Mouth ulcers, also known as “canker sores” or aphthous stomatitis, are a very painful type of lesion that appear regularly in about 20% of the population. They occur on the soft inner linings of the mouth as opposed to the outside of the lips. Ulcers can erupt individually or you may have many at one time, forming a “crop” of ulcers. Each ulcer will look like a break in the skin that is usually reddened at the edges and white or grayish in the center.

Mouth Ulcer Canker Sore

No one really knows exactly why people get oral ulcers – they can be brought on by stress, a trauma to the mouth, triggered by certain foods, or even hypersensitivity to ingredients in toothpaste. The most important part of prevention is to avoid those things that seem to trigger your ulcers.

Unfortunately, even with the best preventive efforts you are still likely to get a really bad flareup once in a while. What can you do to make them feel better?

• Have patience. Most ulcers only last about ten days, and you can ease their pain with an over-the-counter anesthetic gel like Anbesol.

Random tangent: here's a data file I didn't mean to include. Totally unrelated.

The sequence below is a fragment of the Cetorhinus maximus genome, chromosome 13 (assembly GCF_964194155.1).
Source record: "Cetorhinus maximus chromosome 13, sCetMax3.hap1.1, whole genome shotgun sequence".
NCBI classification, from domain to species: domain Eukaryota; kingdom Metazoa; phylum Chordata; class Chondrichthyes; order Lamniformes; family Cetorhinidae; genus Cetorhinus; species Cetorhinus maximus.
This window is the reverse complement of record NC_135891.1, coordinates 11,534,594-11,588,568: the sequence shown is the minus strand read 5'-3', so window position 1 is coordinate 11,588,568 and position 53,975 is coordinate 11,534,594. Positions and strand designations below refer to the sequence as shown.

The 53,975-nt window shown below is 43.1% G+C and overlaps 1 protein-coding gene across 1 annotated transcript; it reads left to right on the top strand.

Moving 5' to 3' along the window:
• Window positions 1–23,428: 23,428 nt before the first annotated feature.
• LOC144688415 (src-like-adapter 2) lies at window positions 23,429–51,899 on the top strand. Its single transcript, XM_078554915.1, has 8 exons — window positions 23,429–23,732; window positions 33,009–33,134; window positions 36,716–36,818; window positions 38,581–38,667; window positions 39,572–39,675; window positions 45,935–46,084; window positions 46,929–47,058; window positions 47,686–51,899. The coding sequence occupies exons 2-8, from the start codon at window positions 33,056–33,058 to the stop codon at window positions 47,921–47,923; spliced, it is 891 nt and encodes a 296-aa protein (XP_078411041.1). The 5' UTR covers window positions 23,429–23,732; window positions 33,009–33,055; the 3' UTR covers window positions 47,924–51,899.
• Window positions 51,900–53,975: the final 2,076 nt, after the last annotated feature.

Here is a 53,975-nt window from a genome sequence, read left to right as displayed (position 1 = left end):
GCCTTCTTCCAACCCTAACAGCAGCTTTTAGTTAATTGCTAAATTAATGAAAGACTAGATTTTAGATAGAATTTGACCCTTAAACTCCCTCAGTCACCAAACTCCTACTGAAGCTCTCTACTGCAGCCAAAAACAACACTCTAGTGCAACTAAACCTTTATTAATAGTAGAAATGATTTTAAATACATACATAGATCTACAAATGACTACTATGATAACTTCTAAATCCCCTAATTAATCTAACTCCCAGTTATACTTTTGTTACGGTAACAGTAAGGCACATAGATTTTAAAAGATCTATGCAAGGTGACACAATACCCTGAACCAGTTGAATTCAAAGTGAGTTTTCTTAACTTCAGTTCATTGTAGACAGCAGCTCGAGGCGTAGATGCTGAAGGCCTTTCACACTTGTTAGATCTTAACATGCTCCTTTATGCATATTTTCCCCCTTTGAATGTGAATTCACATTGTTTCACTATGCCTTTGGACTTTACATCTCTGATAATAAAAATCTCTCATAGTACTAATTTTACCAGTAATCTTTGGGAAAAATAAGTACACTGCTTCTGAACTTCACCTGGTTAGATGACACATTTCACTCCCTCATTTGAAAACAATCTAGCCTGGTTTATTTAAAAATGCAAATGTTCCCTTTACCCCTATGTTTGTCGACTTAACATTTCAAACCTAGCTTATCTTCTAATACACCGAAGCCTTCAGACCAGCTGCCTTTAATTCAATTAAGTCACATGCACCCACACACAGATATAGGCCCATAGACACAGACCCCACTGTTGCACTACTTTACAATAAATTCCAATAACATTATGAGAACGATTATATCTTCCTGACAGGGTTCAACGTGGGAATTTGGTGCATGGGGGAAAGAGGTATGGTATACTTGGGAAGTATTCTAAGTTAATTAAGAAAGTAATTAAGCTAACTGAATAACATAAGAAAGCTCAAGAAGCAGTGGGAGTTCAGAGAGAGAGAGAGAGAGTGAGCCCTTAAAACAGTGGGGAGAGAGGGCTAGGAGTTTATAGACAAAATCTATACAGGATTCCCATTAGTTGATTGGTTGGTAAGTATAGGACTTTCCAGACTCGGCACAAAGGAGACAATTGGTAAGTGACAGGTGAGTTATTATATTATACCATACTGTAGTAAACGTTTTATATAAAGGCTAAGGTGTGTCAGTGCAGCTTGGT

• Swish with salt water or a prepared saline solution.
• Take ibuprofen if you have multiple ulcers and your pain is intense.
• For prevention, avoid most regular toothpastes that foam. They contain Sodium Lauryl Sulfate (SLS). Look for SLS-free instead.
• Hold ice on the ulcer for a few minutes, or maybe just treat yourself to a bowl of ice cream.
• Try a little bit of over-the-counter antihistamine syrup (Benadryl) mixed with equal parts of a coating agent (Maalox).
• Use a product specifically designed to create a barrier over the ulcer, such as Colgate’s Orabase.

Dr. Rossen’s office also offers a gentle in-office laser treatment for the most severe ulcers that can decrease healing time by half. This is accomplished by guiding an uninitiated (cool) laser tip just above the surface of the ulcer, which helps to seal off the nerve endings and promote faster wound closure. If you have any questions about this or any other treatments we provide, please give us a call at 469-656-7265. We’d love to get you back on the road to a pain-free mouth soon!

Trish moved to The Colony in 1992 after finishing her bachelor’s degree in dental hygiene at Texas Woman’s University, and has been helping Dr. Rossen take care of his patients’ smiles since 1999.

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